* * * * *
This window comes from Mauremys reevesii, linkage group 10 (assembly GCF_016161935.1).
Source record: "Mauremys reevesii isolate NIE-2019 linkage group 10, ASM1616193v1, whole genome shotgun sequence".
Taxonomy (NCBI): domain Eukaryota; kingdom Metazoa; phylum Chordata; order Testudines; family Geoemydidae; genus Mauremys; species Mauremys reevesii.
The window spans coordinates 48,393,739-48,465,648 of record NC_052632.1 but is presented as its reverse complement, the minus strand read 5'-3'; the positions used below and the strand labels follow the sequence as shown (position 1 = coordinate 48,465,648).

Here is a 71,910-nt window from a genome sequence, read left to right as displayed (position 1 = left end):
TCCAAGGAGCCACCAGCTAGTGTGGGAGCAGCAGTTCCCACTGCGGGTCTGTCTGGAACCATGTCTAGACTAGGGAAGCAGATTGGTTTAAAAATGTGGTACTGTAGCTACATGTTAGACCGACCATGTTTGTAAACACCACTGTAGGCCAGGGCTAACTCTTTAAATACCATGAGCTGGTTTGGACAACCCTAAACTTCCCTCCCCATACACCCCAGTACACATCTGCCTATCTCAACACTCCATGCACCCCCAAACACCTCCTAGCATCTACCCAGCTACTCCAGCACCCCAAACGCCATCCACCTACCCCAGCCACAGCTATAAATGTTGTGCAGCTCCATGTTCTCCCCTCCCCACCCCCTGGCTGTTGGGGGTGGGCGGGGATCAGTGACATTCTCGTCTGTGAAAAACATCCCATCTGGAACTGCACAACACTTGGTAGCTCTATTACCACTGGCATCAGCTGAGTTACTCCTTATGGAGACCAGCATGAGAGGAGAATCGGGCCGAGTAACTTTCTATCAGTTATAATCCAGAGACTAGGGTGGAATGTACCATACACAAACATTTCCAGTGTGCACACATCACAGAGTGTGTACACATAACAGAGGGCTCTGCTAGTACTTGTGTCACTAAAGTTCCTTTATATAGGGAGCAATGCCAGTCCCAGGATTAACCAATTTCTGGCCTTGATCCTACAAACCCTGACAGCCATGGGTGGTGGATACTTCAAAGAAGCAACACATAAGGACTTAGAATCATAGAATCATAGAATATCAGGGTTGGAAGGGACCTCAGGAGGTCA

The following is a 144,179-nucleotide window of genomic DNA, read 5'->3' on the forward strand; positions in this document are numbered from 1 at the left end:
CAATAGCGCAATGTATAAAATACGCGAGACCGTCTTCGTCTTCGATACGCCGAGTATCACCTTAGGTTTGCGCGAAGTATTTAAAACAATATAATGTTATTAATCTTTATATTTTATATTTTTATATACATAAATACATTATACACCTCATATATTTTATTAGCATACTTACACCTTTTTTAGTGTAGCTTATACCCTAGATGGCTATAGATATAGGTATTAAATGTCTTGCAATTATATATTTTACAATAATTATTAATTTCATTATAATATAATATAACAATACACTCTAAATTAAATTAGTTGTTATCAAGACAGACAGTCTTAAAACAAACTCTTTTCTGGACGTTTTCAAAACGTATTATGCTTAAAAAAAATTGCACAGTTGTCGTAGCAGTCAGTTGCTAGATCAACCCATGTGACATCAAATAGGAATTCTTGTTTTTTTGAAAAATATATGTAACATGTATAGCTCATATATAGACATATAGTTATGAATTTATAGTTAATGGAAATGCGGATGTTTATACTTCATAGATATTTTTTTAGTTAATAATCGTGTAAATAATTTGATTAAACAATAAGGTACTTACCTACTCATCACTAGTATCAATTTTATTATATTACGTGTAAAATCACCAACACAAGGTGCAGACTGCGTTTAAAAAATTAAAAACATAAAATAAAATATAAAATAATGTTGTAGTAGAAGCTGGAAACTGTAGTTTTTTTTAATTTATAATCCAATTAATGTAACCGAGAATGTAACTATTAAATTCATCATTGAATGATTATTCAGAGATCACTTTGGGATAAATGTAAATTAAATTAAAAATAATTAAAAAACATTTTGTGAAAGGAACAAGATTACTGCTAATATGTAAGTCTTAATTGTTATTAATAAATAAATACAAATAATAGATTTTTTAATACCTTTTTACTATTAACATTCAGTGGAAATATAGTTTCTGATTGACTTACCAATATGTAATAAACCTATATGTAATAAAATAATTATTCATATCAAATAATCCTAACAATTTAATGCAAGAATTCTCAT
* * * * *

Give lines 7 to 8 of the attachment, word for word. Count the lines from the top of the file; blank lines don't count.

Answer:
The following is a 144,179-nucleotide window of genomic DNA, read 5'->3' on the forward strand; positions in this document are numbered from 1 at the left end:
CAATAGCGCAATGTATAAAATACGCGAGACCGTCTTCGTCTTCGATACGCCGAGTATCACCTTAGGTTTGCGCGAAGTATTTAAAACAATATAATGTTATTAATCTTTATATTTTATATTTTTATATACATAAATACATTATACACCTCATATATTTTATTAGCATACTTACACCTTTTTTAGTGTAGCTTATACCCTAGATGGCTATAGATATAGGTATTAAATGTCTTGCAATTATATATTTTACAATAATTATTAATTTCATTATAATATAATATAACAATACACTCTAAATTAAATTAGTTGTTATCAAGACAGACAGTCTTAAAACAAACTCTTTTCTGGACGTTTTCAAAACGTATTATGCTTAAAAAAAATTGCACAGTTGTCGTAGCAGTCAGTTGCTAGATCAACCCATGTGACATCAAATAGGAATTCTTGTTTTTTTGAAAAATATATGTAACATGTATAGCTCATATATAGACATATAGTTATGAATTTATAGTTAATGGAAATGCGGATGTTTATACTTCATAGATATTTTTTTAGTTAATAATCGTGTAAATAATTTGATTAAACAATAAGGTACTTACCTACTCATCACTAGTATCAATTTTATTATATTACGTGTAAAATCACCAACACAAGGTGCAGACTGCGTTTAAAAAATTAAAAACATAAAATAAAATATAAAATAATGTTGTAGTAGAAGCTGGAAACTGTAGTTTTTTTTAATTTATAATCCAATTAATGTAACCGAGAATGTAACTATTAAATTCATCATTGAATGATTATTCAGAGATCACTTTGGGATAAATGTAAATTAAATTAAAAATAATTAAAAAACATTTTGTGAAAGGAACAAGATTACTGCTAATATGTAAGTCTTAATTGTTATTAATAAATAAATACAAATAATAGATTTTTTAATACCTTTTTACTATTAACATTCAGTGGAAATATAGTTTCTGATTGACTTACCAATATGTAATAAACCTATATGTAATAAAATAATTATTCATATCAAATAATCCTAACAATTTAATGCAAGAATTCTCAT